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East Asian Cup: South Korea vs China Writers' Chat

This year's East Asian Cup kicks off with South Korea against China. The last time these two teams met, China won one-nil in a hostile atmosphere in Changsha. South Korea looked lacklustre in that match, allegedly due to being sleep-deprived by noisy Chinese fans, and couldn't find a way past China's defence after Yu Dabao put the home team in front after 34 minutes. That result all but sealed Uli Stielike's fate as South Korea's head coach, but it wasn't enough to revive China's World Cup campaign.

To find out a bit more about the China team, K-League United's national team correspondent Steve Price talked to China football expert Richard Whiddington

Steve Asks, Richard Answers

Steve Price: What is the general view in China about Lippi staying on as head coach? 

Richard Whiddington: As stands, Marcello Lippi is set to remain as head coach until the end of the 2019 Asian Cup, however, there have been signs of his tenure being extended and this would be greeted extremely positively by the majority of Chinese fans. The improvement of the side under the Italian has been substantial and the hope will be that he can lay the foundations for the next generation of players.

SP: After beating Korea last time they played, will China approach this game expecting a result?  

RW: Probably not. The springtime win over South Korea in Changsha was undoubtedly the highlight of China’s topsy-turvy qualifying campaign and held both footballing and political significance. Yet, the two nations will likely approach the tournament differently with South Korea fine tuning for the summer of 2018 and China hoping to discover future first team players and perhaps build a little momentum. Having stuck with trusted veterans throughout qualifying, Lippi has promised to give experience to young players and so expectations are understandably modest.

SP: Are there any young stars in the team that we should look out for? 

RW: A depressingly difficult question to answer. In recent years, managerial conservatism in the Chinese Super League (CSL) has led to a shortage of young players getting playing experience and the U-23 rule introduced at the start of 2017 to address the issue failed. The average age of Lippi’s starting teams neared the 30-year-old mark and the only ‘young’ players in China’s recent friendlies against Serbia and Colombia, were Fu Huan and He Guan, are 24. In truth, there could well be a couple of breakout youngsters for China, time will tell.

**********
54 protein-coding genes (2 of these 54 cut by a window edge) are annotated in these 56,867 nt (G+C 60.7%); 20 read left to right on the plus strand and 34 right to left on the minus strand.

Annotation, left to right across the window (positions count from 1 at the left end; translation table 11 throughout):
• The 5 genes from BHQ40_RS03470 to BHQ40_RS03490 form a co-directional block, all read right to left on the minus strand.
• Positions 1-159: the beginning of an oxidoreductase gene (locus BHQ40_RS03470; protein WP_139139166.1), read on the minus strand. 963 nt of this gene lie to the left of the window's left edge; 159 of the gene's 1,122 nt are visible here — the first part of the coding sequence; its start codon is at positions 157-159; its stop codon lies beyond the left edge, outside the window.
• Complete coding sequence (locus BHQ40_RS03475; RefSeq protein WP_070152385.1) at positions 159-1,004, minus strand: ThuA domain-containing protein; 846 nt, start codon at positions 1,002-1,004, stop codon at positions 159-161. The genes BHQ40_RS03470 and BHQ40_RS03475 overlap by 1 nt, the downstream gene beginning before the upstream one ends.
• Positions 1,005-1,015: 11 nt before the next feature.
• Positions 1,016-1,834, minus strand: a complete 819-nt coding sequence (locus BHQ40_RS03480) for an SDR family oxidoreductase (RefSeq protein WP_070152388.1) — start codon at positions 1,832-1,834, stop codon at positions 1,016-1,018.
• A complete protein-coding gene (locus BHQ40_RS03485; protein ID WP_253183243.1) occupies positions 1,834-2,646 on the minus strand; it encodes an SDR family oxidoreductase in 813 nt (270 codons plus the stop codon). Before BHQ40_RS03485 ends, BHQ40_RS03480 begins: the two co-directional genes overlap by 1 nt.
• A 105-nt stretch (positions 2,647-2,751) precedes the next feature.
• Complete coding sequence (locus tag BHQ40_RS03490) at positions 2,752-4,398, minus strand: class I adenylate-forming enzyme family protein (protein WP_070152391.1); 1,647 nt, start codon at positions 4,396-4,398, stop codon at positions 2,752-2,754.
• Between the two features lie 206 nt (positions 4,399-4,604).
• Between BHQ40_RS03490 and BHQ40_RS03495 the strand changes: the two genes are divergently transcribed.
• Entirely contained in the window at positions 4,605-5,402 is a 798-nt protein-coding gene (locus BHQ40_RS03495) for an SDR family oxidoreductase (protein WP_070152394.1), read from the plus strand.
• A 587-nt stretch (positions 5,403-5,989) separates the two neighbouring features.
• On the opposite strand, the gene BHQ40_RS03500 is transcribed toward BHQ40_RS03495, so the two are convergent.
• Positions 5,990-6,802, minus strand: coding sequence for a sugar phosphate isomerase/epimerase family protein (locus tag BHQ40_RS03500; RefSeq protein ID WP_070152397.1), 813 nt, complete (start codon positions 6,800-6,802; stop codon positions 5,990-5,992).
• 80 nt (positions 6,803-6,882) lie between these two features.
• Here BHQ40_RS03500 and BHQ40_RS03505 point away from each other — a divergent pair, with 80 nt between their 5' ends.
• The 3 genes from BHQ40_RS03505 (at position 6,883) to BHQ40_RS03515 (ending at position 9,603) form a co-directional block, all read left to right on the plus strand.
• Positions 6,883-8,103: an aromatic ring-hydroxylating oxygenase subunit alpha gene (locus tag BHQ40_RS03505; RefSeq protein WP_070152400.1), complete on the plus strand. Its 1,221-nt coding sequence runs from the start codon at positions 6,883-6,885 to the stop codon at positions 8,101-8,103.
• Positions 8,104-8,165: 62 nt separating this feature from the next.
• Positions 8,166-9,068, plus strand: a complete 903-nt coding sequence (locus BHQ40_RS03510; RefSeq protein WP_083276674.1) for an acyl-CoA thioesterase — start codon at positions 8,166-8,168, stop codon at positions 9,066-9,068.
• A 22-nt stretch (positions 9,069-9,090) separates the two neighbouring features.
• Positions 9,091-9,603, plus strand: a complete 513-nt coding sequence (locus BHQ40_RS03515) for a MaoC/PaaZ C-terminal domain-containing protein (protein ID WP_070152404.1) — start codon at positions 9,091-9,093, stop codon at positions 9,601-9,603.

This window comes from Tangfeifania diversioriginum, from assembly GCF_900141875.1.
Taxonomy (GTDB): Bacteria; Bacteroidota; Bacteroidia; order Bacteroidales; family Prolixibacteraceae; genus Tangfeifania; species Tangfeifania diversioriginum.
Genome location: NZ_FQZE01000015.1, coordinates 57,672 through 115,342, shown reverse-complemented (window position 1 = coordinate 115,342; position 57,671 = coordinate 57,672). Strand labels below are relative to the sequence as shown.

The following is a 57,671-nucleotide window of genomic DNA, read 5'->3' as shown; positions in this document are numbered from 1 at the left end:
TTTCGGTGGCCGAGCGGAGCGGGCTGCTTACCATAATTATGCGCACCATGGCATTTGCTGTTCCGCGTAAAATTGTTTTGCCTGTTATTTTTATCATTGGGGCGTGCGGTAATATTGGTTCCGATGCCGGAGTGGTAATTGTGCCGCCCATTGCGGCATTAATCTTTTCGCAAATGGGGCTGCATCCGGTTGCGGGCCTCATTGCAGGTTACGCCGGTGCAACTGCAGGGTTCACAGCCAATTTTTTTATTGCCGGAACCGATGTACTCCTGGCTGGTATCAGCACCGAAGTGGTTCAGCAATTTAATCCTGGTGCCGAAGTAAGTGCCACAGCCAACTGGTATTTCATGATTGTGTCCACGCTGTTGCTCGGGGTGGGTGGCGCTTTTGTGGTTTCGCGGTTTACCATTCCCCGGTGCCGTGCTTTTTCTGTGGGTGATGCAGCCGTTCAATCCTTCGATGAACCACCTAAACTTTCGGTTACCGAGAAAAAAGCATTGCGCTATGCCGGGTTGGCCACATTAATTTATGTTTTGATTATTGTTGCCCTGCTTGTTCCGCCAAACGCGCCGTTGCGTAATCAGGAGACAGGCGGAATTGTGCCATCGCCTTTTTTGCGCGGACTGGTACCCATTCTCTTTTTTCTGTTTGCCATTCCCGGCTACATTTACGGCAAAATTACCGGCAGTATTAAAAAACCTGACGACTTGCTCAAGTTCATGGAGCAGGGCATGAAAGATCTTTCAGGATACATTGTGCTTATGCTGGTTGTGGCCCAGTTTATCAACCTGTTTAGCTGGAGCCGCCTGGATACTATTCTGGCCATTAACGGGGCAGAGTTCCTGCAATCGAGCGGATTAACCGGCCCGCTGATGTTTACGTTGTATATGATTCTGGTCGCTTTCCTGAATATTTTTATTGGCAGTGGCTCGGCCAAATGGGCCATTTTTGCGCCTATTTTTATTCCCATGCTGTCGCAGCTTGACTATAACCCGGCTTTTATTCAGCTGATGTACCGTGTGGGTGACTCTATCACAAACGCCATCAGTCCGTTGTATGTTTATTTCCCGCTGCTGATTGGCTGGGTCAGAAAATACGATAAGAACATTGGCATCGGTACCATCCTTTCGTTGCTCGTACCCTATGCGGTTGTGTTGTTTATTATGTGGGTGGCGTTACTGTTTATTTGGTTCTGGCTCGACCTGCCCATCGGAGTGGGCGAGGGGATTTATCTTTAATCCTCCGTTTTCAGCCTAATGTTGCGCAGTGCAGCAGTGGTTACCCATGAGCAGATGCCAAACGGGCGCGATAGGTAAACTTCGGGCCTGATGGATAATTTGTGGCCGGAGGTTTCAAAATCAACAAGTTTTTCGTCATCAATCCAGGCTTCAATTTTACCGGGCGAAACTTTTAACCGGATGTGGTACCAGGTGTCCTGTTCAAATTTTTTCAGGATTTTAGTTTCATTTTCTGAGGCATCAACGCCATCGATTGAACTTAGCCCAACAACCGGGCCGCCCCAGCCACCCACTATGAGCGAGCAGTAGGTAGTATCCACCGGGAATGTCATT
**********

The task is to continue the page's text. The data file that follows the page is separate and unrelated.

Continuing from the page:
SP: How seriously is China taking this tournament? Is it widely publicized?

RW: This hinges, to a certain extent, on how long Lippi plans to continue managing the national team. No doubt, the Italian and his extensive coaching team will be using the opportunity to pass on the tactical and organizations methods that served him well in qualifying to the next group of players.

The East Asian Cup has kept a relatively low profile, certainly in comparison to Winter Olympic coverage, yet this may more down to the focus on the recent final of the Chinese FA Cup than genuine disinterest.

SP: Which Chinese players should fans keep their eyes on during the tournament?

RW: There has been quite a lot of hype about an 18-year-old called Li Ruofan who got a little bit of action for Shanghai Shenhua at the end of the season. The attention has mainly been because he has jumped age groups which has generally happened with few Chinese players. However, how much game time he gets remains to be seen. More conservatively, Deng Hanwen, a 22 year-old defender who surprisingly spent last season in the Chinese second tier, continues to get backing from Lippi and already has five caps. Will hopefully build on his decent performances in friendlies across the past year.